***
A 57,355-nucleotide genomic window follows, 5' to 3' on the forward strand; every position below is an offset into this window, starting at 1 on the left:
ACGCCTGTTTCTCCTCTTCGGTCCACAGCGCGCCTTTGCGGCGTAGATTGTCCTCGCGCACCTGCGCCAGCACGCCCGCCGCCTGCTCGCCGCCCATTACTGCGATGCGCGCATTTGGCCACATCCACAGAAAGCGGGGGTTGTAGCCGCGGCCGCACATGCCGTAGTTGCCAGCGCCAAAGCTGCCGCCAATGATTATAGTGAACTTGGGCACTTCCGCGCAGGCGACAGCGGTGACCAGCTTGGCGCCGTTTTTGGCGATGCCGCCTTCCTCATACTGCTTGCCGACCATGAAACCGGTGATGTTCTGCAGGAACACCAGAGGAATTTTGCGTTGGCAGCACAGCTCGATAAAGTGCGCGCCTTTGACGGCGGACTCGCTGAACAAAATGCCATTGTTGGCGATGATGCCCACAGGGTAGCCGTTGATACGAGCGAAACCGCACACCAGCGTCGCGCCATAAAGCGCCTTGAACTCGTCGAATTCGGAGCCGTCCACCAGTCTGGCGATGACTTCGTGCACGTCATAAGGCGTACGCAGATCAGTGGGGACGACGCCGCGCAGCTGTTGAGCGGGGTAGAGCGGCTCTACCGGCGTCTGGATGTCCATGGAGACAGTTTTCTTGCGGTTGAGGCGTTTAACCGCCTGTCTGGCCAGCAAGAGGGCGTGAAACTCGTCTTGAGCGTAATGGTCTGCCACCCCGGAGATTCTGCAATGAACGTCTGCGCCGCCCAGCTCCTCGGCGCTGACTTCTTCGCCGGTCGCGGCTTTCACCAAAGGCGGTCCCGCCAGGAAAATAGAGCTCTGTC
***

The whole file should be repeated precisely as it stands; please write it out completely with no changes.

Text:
A 57,355-nucleotide genomic window follows, 5' to 3' on the forward strand; every position below is an offset into this window, starting at 1 on the left:
ACGCCTGTTTCTCCTCTTCGGTCCACAGCGCGCCTTTGCGGCGTAGATTGTCCTCGCGCACCTGCGCCAGCACGCCCGCCGCCTGCTCGCCGCCCATTACTGCGATGCGCGCATTTGGCCACATCCACAGAAAGCGGGGGTTGTAGCCGCGGCCGCACATGCCGTAGTTGCCAGCGCCAAAGCTGCCGCCAATGATTATAGTGAACTTGGGCACTTCCGCGCAGGCGACAGCGGTGACCAGCTTGGCGCCGTTTTTGGCGATGCCGCCTTCCTCATACTGCTTGCCGACCATGAAACCGGTGATGTTCTGCAGGAACACCAGAGGAATTTTGCGTTGGCAGCACAGCTCGATAAAGTGCGCGCCTTTGACGGCGGACTCGCTGAACAAAATGCCATTGTTGGCGATGATGCCCACAGGGTAGCCGTTGATACGAGCGAAACCGCACACCAGCGTCGCGCCATAAAGCGCCTTGAACTCGTCGAATTCGGAGCCGTCCACCAGTCTGGCGATGACTTCGTGCACGTCATAAGGCGTACGCAGATCAGTGGGGACGACGCCGCGCAGCTGTTGAGCGGGGTAGAGCGGCTCTACCGGCGTCTGGATGTCCATGGAGACAGTTTTCTTGCGGTTGAGGCGTTTAACCGCCTGTCTGGCCAGCAAGAGGGCGTGAAACTCGTCTTGAGCGTAATGGTCTGCCACCCCGGAGATTCTGCAATGAACGTCTGCGCCGCCCAGCTCCTCGGCGCTGACTTCTTCGCCGGTCGCGGCTTTCACCAAAGGCGGTCCCGCCAGGAAAATAGAGCTCTGTC